INSTEAD of inhabiting the back of a couch or car console, Aussies have dug out 960,027 5¢ pieces and donated them to the ”Our World Needs Change” drive of Elliot Costello, raising $48,001 and 35 cents for his YGAP charity. His father, Tim Costello, the head of World Vision Australia, helped collect spare coins. But doing an even better job was grandmother Anne Costello, who nudged her friends to cough up 480 coins – $24. ” It’s one thing raising the money,” Elliot said. ”The other thing is getting the message out to Australians that there is value in the 5-cent piece.” Still hoping to collect 1 million coins, or $50,000, Elliot said supporters upped the creativity on traditional collection tins with a hollowed watermelon for deposits, and a mini-basketball hoop over a rubbish bin.

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Spain’s win streak ‘unique’

ANDRES Iniesta says Spain’s feat in retaining the European Championship, while also being the reigning world champions, is ”something that will never be repeated”.
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The midfielder, named man of the match after the 4-0 victory over Italy, said the achievement would remain ”unique” although Spain’s coach Vicente del Bosque declared that the next target was now also to retain the World Cup in Brazil in two years’ time.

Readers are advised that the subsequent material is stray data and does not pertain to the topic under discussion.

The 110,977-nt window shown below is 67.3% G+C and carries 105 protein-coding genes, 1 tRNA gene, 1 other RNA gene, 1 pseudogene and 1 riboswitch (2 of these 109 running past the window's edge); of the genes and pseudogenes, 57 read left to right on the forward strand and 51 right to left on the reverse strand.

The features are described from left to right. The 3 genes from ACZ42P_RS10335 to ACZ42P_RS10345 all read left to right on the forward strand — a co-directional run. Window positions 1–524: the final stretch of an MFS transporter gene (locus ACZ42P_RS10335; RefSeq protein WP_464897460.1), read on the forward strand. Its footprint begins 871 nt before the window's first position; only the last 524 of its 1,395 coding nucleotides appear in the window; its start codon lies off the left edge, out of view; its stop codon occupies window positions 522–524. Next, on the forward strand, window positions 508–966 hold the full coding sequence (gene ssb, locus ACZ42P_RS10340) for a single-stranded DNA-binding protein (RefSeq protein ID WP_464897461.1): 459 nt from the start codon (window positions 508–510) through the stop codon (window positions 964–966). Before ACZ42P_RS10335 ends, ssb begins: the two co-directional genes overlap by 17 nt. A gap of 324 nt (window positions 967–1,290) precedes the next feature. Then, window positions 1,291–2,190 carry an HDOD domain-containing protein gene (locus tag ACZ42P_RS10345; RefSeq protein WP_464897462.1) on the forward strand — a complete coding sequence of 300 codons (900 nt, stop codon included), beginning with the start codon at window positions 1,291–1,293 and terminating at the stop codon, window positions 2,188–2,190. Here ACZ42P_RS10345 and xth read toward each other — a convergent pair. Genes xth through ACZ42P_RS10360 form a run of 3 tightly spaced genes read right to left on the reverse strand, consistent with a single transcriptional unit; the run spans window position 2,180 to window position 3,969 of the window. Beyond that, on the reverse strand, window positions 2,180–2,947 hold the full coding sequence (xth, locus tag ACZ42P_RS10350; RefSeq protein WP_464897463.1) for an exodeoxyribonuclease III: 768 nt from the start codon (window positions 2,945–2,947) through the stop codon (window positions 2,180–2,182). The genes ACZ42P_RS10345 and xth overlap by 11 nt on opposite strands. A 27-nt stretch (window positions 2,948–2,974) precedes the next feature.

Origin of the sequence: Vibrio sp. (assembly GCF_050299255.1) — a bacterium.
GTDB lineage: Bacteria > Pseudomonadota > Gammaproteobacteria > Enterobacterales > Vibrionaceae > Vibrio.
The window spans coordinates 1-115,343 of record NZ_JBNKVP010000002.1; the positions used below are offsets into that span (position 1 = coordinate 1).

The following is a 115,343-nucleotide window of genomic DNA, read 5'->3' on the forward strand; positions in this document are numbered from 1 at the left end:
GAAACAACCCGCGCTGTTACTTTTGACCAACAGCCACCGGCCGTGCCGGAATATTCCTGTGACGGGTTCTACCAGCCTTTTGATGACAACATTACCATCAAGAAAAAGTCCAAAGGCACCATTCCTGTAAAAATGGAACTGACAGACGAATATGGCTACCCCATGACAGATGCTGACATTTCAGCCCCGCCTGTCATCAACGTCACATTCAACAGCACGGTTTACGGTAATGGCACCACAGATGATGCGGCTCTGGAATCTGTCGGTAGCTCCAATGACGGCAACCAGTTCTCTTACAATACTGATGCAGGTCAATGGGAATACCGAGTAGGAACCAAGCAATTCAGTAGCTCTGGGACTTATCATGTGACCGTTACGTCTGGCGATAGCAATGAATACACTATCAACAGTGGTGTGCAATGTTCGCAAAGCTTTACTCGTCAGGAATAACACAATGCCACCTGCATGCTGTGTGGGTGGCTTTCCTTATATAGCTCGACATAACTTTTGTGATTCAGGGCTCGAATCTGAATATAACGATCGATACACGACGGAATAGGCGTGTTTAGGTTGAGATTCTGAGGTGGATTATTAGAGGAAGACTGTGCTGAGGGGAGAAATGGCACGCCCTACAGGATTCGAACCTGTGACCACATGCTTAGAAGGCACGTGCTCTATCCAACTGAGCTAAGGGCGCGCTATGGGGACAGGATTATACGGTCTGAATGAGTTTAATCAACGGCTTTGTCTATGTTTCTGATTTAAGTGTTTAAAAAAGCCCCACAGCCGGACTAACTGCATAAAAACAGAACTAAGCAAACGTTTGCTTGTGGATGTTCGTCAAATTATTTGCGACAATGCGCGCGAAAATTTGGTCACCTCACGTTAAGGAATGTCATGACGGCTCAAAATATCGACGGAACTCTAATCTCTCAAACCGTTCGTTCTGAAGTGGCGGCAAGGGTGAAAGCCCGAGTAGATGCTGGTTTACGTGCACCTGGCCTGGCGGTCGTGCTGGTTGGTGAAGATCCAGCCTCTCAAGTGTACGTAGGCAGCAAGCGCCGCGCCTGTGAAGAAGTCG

Iniesta’s teammate Cesc Fabregas, meanwhile, said the hugely impressive performance had silenced critics who had accused Spain of playing so-called boring football. ”I think so. Those people who think we are playing boring … in my opinion they don’t understand the game,” he said.

”This feels really amazing, one of the best days of my life. I don’t think we’re ready to see what we have done yet. Three major trophies in a row has never been done before in the history of football. It’s difficult to realise what we have done, but in time I think we will. It’s amazing.”

Spain have now won the last three major tournaments – Euro 2008, the 2010 World Cup and Euro 2012 – and will now try to retain the World Cup. ”Now we have to just go on,” Del Bosque said. ”Qualifying for the World Cup, the Confederations Cup … this success for Spanish football is something historic now.